Covanta Energy gets writ to 'attach' Southern California Edison assets

A California state judge granted independent power producer Covanta Energy International Inc. a writ temporarily freezing certain assets, subject to bonding requirements, of faltering Southern California Edison Co. The April 27 court action gives Fairfax, Va.-headquartered Covanta, a qualifying facility; a mechanism to recover $35 million in bills owed by the utility for power delivered but unpaid since November 2000.


By Ann de Rouffignac
OGJ Online

HOUSTON, May 2 -- A California state judge granted independent power producer Covanta Energy International Inc. a writ temporarily attaching certain assets, subject to bonding requirements, of faltering Southern California Edison Co.

The April 27 court action gives Fairfax, Va.-headquartered Covanta, a qualifying facility, a mechanism to recover $35 million in bills owed by the utility for power delivered but unpaid since November 2000. As a QF, Covanta had a contract with Southern California Edison (SCE) to provide power from 150 Mw of geothermal facilities.

But SCE stopped paying Covanta and other QF power producers in November. It was ordered to resume payments for power going forward by the California Public Utility Commission as of April 16. But the payments do not include any compensation for past due bills and also do not include capacity payments that are supposed to be "trued up" later. Capacity payments represent return on invested capital.

Covanta filed the suit in Superior Court of California, Imperial County the second week of April seeking a judgment to force SCE to pay the past due amounts. The company subsequently filed a separate motion for a "writ of attachment" on the utility's assets, while the judge deliberates the company's motion for summary judgment ordering SCE to pay what it owes Covanta.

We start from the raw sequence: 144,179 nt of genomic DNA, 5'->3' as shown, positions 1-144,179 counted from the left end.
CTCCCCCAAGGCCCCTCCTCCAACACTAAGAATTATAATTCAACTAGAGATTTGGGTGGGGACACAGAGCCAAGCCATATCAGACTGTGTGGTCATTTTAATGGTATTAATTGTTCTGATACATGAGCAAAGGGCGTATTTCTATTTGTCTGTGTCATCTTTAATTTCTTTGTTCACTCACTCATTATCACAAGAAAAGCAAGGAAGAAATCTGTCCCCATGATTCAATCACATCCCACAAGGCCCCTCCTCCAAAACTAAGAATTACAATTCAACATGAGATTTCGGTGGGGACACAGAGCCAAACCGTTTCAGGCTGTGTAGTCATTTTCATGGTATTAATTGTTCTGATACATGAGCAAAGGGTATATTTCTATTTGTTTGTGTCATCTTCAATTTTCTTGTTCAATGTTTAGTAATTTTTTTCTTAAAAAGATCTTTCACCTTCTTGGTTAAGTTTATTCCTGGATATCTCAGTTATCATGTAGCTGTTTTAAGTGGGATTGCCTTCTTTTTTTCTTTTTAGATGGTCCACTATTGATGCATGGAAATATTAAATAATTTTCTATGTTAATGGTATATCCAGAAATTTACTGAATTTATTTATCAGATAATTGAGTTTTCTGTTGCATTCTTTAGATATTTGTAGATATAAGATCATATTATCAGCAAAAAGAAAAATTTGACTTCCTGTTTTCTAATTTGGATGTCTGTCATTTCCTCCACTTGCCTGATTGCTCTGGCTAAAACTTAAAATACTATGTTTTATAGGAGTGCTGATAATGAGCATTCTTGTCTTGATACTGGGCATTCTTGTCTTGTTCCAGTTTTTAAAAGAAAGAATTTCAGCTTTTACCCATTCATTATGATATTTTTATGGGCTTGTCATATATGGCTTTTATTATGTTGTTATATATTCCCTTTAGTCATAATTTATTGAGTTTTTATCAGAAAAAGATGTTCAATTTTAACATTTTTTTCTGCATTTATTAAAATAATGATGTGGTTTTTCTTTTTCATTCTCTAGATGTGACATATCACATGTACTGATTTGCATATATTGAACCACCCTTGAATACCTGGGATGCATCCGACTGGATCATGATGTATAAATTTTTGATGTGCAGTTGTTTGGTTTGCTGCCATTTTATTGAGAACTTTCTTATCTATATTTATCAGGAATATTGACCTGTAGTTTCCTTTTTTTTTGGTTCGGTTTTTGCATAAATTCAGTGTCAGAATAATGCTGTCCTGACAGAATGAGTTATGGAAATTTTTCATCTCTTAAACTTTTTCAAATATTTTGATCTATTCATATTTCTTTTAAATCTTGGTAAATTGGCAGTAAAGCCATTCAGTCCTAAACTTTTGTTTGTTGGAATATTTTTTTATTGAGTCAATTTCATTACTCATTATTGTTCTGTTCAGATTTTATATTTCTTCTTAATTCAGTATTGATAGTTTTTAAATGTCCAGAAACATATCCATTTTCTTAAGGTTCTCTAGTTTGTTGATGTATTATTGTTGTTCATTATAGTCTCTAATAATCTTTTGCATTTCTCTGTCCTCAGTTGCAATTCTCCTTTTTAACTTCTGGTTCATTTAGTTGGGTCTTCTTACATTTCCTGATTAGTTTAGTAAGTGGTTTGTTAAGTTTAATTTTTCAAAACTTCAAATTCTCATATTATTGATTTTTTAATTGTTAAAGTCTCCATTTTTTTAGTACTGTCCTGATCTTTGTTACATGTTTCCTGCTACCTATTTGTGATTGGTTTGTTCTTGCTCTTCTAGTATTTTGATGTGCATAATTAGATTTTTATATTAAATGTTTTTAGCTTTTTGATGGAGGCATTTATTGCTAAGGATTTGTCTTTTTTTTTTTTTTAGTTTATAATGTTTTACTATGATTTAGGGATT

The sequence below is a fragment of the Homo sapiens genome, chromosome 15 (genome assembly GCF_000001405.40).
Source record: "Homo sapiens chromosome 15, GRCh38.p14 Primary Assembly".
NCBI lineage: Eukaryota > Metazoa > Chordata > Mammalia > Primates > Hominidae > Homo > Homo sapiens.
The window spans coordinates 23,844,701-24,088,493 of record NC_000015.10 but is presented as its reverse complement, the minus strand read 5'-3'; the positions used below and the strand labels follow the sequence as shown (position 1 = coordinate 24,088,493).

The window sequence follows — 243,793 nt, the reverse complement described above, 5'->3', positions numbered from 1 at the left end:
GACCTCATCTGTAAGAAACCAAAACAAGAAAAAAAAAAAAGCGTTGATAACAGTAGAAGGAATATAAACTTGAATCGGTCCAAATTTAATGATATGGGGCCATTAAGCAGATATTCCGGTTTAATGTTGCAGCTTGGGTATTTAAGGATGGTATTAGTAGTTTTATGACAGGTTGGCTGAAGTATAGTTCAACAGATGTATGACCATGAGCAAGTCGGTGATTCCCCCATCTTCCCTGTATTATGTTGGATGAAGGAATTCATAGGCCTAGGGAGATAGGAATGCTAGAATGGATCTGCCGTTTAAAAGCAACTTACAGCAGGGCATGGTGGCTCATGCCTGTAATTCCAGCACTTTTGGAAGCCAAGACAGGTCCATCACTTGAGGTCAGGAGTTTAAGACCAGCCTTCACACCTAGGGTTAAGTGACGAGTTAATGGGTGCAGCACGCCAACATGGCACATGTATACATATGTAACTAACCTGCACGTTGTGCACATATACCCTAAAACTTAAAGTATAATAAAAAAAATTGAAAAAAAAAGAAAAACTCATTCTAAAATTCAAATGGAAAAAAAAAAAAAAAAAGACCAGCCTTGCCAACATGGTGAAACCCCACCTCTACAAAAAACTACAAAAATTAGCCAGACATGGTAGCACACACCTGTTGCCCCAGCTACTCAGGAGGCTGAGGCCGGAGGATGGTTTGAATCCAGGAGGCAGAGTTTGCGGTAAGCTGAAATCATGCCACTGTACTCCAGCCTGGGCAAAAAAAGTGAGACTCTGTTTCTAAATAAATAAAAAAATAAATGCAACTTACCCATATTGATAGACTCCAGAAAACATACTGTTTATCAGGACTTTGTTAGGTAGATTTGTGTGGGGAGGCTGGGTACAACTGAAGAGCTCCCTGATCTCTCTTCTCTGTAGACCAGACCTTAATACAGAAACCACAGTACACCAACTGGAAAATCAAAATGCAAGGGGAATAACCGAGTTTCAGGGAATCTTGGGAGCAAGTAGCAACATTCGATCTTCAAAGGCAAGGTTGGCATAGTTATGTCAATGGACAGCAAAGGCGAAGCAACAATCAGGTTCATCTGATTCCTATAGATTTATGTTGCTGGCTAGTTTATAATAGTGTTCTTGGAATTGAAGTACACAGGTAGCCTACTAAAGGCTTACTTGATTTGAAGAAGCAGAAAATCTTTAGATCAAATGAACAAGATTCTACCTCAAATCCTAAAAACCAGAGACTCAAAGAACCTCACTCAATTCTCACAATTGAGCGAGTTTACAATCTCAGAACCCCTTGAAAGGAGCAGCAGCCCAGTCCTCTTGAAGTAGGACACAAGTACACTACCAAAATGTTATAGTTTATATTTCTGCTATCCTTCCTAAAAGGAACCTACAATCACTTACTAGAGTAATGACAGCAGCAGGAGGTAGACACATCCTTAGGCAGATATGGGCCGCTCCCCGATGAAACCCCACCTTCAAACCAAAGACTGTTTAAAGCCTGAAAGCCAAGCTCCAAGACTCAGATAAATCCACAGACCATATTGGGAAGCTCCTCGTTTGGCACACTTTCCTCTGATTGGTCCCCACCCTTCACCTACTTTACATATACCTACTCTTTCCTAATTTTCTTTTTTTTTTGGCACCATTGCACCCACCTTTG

Th writ freezes assets pending the final ruling by the judge and any bankruptcy filing, said a Covanta official who did not want to be identified.

"My understanding is if SCE files for bankruptcy within 90 days of the issuance of the writ, it is null. But a bankruptcy filing 91 days or later means we are a protected creditor," the official said.

Covanta owns 150 Mw of geothermal facilities under contract to SCE and 100 Mw under contract to Pacific Gas & Electric Co. which has paid all but $12 million of past due power bills, according to Covanta documents filed with the Securities and Exchange Commission. Pacific Gas & Electric is now operating under bankruptcy protection.

Covanta continues to sell power to both utilities.

For the writ to be effective, it must also be bonded to insure no damage is done to SCE assets should the writ have been issued erroneously, Ted Craver, chief financial officer of Edison International, parent of SCE, said on a April 27 conference call.

Covanta has not yet obtained the required bond. "They cannot attach assets used for the public utility business," said Craver. "They (Covanta) are at risk for any damage they cause."

Contact Ann de Rouffignac at annd@pennwell.com

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